Uncle Sam fails in this regard every minute of every day. Many programs are created by and for influential interest groups. Moreover, the waste, fraud and abuse in the federal government is legendary. Many agencies aren’t even able to account for the money they spend, let alone demonstrate that they are spending it well.
A new Government Accountability Office report hints at how far the government falls short. The 345‐page study, entitled “Opportunities to Reduce Potential Duplication in Government Programs, Save Tax Dollars, and Enhance Revenue,” details just a fraction of the extravagant waste tolerated in Washington.
Many of the abuses are at the Pentagon, an appropriate target of the “What would Jesus cut” campaign. But the evangelical left’s favored social service agencies do no better. For instance, there are some 80 “economic development” programs. Alas, government redistributes than creates growth. Especially given the endless duplication: 52 programs for “entrepreneurial efforts,” 39 for “plans and strategies,” and 35 for “infrastructure.”
There are 100 different transportation programs and 17 different transit preparedness programs. As for welfare, the GAO cites 18 food and nutrition programs, 47 employment and training programs, and 62 transportation for the disadvantaged programs. There are 56 programs to teach financial literacy and 82 programs to improve teacher quality.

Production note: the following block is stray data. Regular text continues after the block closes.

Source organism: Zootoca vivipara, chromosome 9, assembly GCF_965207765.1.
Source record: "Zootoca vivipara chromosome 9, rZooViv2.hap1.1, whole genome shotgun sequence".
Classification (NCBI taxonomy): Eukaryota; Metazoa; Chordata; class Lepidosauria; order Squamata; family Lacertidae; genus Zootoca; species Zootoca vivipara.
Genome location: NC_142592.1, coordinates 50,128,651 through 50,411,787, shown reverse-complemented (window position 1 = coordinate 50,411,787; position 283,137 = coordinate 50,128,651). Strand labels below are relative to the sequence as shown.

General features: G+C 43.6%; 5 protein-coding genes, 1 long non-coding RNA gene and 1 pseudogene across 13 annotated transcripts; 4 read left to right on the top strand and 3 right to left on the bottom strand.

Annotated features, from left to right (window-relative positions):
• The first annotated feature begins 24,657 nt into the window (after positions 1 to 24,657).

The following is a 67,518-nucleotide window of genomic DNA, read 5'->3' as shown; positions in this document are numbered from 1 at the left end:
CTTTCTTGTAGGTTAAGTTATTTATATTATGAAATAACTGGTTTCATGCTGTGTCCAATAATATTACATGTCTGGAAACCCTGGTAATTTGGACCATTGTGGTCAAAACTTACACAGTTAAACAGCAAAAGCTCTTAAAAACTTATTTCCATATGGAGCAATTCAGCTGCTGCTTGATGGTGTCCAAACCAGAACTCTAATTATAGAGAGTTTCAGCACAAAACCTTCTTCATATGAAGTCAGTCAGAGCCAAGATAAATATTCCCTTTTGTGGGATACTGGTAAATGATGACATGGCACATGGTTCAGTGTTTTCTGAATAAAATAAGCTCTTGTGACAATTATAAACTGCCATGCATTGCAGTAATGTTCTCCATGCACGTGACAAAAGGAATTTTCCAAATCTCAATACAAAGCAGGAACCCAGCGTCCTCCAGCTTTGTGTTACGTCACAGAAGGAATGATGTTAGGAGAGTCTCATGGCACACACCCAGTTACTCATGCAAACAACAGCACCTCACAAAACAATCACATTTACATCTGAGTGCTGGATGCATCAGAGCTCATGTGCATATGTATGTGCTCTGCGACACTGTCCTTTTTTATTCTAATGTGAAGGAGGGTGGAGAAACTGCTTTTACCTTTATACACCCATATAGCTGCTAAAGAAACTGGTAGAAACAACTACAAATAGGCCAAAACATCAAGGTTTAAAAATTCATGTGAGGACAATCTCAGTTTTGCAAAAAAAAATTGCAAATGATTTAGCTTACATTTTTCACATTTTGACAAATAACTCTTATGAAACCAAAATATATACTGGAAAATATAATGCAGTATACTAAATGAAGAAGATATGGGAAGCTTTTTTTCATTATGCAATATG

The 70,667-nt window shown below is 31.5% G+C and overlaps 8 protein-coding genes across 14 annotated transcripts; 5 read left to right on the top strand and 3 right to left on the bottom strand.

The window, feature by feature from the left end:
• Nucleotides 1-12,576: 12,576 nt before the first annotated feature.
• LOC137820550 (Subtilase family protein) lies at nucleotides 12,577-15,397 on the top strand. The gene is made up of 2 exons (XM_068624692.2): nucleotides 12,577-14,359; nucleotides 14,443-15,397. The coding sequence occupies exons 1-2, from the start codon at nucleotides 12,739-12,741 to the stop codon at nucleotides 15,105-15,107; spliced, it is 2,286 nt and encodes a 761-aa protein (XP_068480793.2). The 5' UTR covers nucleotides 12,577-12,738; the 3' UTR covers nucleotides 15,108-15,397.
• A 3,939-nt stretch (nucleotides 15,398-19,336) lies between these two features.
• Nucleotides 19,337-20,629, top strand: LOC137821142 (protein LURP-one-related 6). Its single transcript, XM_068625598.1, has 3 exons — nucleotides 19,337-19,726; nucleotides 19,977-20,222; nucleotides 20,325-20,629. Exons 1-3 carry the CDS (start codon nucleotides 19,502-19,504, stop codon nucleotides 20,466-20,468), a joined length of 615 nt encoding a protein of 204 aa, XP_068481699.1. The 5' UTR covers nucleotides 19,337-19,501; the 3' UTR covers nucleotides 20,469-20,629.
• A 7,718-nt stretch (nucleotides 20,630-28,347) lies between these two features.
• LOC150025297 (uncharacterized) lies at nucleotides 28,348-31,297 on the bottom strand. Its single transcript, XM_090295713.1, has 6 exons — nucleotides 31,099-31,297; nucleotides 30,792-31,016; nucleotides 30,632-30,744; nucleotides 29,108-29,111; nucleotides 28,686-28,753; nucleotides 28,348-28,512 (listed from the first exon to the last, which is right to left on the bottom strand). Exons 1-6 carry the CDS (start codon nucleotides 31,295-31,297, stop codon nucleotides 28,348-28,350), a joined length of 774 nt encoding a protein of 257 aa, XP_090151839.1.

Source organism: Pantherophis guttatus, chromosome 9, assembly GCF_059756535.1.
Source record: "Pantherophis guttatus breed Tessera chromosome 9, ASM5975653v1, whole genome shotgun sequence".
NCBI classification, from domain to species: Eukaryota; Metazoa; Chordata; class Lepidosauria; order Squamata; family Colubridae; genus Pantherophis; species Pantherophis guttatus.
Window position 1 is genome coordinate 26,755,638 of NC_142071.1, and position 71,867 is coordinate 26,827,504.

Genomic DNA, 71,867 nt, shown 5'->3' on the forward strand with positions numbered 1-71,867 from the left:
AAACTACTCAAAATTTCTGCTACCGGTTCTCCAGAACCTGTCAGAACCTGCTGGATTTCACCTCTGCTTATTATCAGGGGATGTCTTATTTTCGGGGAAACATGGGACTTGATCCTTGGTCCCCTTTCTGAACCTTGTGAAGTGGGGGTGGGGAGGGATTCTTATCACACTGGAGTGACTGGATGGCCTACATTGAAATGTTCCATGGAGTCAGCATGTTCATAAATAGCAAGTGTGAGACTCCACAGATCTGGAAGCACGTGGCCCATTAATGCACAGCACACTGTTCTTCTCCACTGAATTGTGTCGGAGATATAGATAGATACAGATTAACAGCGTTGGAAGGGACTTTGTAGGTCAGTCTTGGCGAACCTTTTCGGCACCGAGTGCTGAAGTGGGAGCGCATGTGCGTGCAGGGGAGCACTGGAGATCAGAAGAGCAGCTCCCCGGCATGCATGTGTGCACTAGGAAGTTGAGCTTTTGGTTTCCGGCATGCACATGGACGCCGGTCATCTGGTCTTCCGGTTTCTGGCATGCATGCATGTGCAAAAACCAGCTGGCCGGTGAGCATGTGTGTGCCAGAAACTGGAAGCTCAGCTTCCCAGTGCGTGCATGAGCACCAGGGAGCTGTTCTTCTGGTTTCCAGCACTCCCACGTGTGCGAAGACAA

Surely Congress could make cuts in this spending without “devastating” the poor. To the contrary, like welfare reform, reducing or eliminating some of these programs would prove to be the most charitable and sensible thing to do.
The evangelical left is right to challenge every political institution to better meet its responsibilities to the people it represents, especially the most vulnerable and least influential. Activists like Jim Wallis correctly refuse to worship at the Pentagon altar, in contrast to liberal hawks like President Barack Obama and Secretary of State Hillary Clinton. Military outlays should be cut — radically, in fact. But not because Jesus would do so. There really aren’t many Biblical principles on how best to defend our nation. Rather, there are good moral and practical arguments against initiating war and spending money as part of dubious foreign crusades. In fact, attempting to run the world actually reduces American security while wasting money — and often wrongly wreaking death and destruction on other peoples.